Jeff Quinton’s excellent piece last week touched on some of the biases our pre-conceived notions related to past success can have on our draft strategy. Just as dangerous are the biases we harbor about the teams we thought we were drafting this year. If my draft unfolded in such a way that I grabbed a bunch of players I projected would be strong Stolen Base and Runs contributors, the natural inclination is to use that as a starting point for in-season adaptation, regardless of how things actually play out in practice. I may be eighth in steals in a 12-team league come June 1, the thinking goes, but I drafted Brett Gardner and Michael Bourn, so clearly that’s just a small-sample blip that will self-correct as the season continues. Thing is, that’s not necessarily true (as managers who owned that combination last year will vocally attest). Utilizing the above-referenced metrics can be helpful not only in spotting trends, but in so doing helping us to be more dispassionate and objective in our analytical methods. The team you field is not necessarily the team you thought you’d be fielding, and it’s of critical importance to base your adjustments on the former.

Evaluating your team is only one piece of the puzzle
I know your mama probably told you differently, but it’s important for you to recognize that you are not the center of the universe. For all the time and effort you devote to evaluating your players and figuring out your team’s strengths and weaknesses, your team does not operate in a vacuum. In Roto leagues especially, your ultimate fate hinges not on the performance of your team, but on the performance of your team relative to the other teams. This is probably the biggest reason that I tend to avoid consummating trades early in the season, barring situations of catastrophic injury and necessary production replacement. You’re not privy to the strategic intentions of your opponents at the season’s outset, nor do you likely have the time or energy to take the kind of fine-toothed comb you’ve taken to your team and run it through everyone else’s lineups. The latter issue speaks to the limitations of playing a recreational game, while the former is a much more systemic factor of structured competition.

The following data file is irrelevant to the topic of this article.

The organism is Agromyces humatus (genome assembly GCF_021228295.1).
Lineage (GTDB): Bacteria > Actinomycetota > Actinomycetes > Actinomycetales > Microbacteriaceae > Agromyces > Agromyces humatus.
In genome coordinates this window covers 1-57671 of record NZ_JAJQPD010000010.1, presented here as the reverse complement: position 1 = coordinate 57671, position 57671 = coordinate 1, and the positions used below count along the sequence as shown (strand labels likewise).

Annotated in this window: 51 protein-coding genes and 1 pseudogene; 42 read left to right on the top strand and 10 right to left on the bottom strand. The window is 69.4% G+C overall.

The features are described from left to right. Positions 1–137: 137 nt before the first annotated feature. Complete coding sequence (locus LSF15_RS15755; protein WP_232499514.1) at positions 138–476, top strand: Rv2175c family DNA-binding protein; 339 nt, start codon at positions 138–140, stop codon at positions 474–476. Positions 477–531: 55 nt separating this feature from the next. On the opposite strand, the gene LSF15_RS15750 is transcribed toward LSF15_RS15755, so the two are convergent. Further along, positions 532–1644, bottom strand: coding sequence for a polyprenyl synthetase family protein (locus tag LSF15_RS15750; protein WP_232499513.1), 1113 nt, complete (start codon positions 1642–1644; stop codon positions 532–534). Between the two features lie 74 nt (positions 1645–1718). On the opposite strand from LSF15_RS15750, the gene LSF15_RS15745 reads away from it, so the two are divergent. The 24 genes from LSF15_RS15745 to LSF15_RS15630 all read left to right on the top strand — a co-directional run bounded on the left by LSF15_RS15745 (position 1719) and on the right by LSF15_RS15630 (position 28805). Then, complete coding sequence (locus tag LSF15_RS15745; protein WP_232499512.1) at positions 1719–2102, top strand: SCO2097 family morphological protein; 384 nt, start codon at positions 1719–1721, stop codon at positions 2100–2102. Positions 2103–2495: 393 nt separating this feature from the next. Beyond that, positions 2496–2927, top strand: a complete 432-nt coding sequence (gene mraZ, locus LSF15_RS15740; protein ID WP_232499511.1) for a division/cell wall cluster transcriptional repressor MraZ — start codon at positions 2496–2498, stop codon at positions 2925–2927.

There are a number of ways to skin the proverbial cat when it comes to building a winning team. There are balanced winners who are strong across the board (think second-, third-, and even a couple of fourth-place finishes in every category). There are weighted teams that finish first in a bunch of categories and fifth or sixth in a couple others. There are teams that punt a category entirely, yet cobble together enough first- and second-place finishes elsewhere to overcome it. The point is, you’re not party to the kind of strategic path each of your opponents is angling to take. And the earlier you look to wheel and deal the more blindly you’ll be flying in this regard, as intentions will not have become clear just yet. By moving early you’re further giving up valuable intel that will help mold and shape the development of your opponents’ strategy, as their subsequent strategic choices will now include the knowledge of your deal.

All of this is to say that if you feel the tradin’ jones in your bones early in the season, tread cautiously. While there is indeed some merit to the idea that moving early allows you to “set the market” and acquire helpful players before others have the chance to drive up the cost, the impediments you face to clear-headed decision-making are more numerous and have that much greater potential to produce negative, unintended consequences.

*The original studies no longer appear to be available at their original homes online. Summaries courtesy of the Hardball Times.

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boatman44
3/24
Excellent stuff Wilson. Would never trade a player in a team I have drafted before June 1 apart from injury need, have to believe your right until the evidence is compelling.
Dezre24
3/26
Good lord, I love the reading on this site. You're literally writing this piece to me personally, as I have the tradin' jones in my bones almost all season. It's fun to talk deals. But applying restraint is definitely warranted early on. Great piece! The sample size validity was very very interesting.
BuckarooBanzai
3/26
Thanks, appreciate the kind words!